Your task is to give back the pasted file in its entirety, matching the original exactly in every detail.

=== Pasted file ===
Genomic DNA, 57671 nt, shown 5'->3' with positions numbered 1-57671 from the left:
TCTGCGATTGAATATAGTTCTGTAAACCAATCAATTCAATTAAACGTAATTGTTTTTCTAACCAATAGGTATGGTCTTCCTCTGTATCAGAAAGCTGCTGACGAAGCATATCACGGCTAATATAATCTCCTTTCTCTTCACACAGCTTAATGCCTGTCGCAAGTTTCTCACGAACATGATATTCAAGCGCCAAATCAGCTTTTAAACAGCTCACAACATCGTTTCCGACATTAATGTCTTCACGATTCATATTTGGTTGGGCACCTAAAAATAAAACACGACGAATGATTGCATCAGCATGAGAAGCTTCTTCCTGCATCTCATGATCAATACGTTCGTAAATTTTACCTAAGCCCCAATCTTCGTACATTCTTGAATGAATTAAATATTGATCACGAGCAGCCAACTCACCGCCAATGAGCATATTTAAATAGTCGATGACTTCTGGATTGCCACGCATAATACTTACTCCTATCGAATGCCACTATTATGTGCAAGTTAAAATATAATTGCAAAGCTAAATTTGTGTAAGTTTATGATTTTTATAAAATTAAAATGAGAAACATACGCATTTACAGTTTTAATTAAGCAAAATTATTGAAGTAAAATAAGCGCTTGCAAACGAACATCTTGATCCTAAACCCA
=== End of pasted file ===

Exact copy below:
Genomic DNA, 57671 nt, shown 5'->3' with positions numbered 1-57671 from the left:
TCTGCGATTGAATATAGTTCTGTAAACCAATCAATTCAATTAAACGTAATTGTTTTTCTAACCAATAGGTATGGTCTTCCTCTGTATCAGAAAGCTGCTGACGAAGCATATCACGGCTAATATAATCTCCTTTCTCTTCACACAGCTTAATGCCTGTCGCAAGTTTCTCACGAACATGATATTCAAGCGCCAAATCAGCTTTTAAACAGCTCACAACATCGTTTCCGACATTAATGTCTTCACGATTCATATTTGGTTGGGCACCTAAAAATAAAACACGACGAATGATTGCATCAGCATGAGAAGCTTCTTCCTGCATCTCATGATCAATACGTTCGTAAATTTTACCTAAGCCCCAATCTTCGTACATTCTTGAATGAATTAAATATTGATCACGAGCAGCCAACTCACCGCCAATGAGCATATTTAAATAGTCGATGACTTCTGGATTGCCACGCATAATACTTACTCCTATCGAATGCCACTATTATGTGCAAGTTAAAATATAATTGCAAAGCTAAATTTGTGTAAGTTTATGATTTTTATAAAATTAAAATGAGAAACATACGCATTTACAGTTTTAATTAAGCAAAATTATTGAAGTAAAATAAGCGCTTGCAAACGAACATCTTGATCCTAAACCCA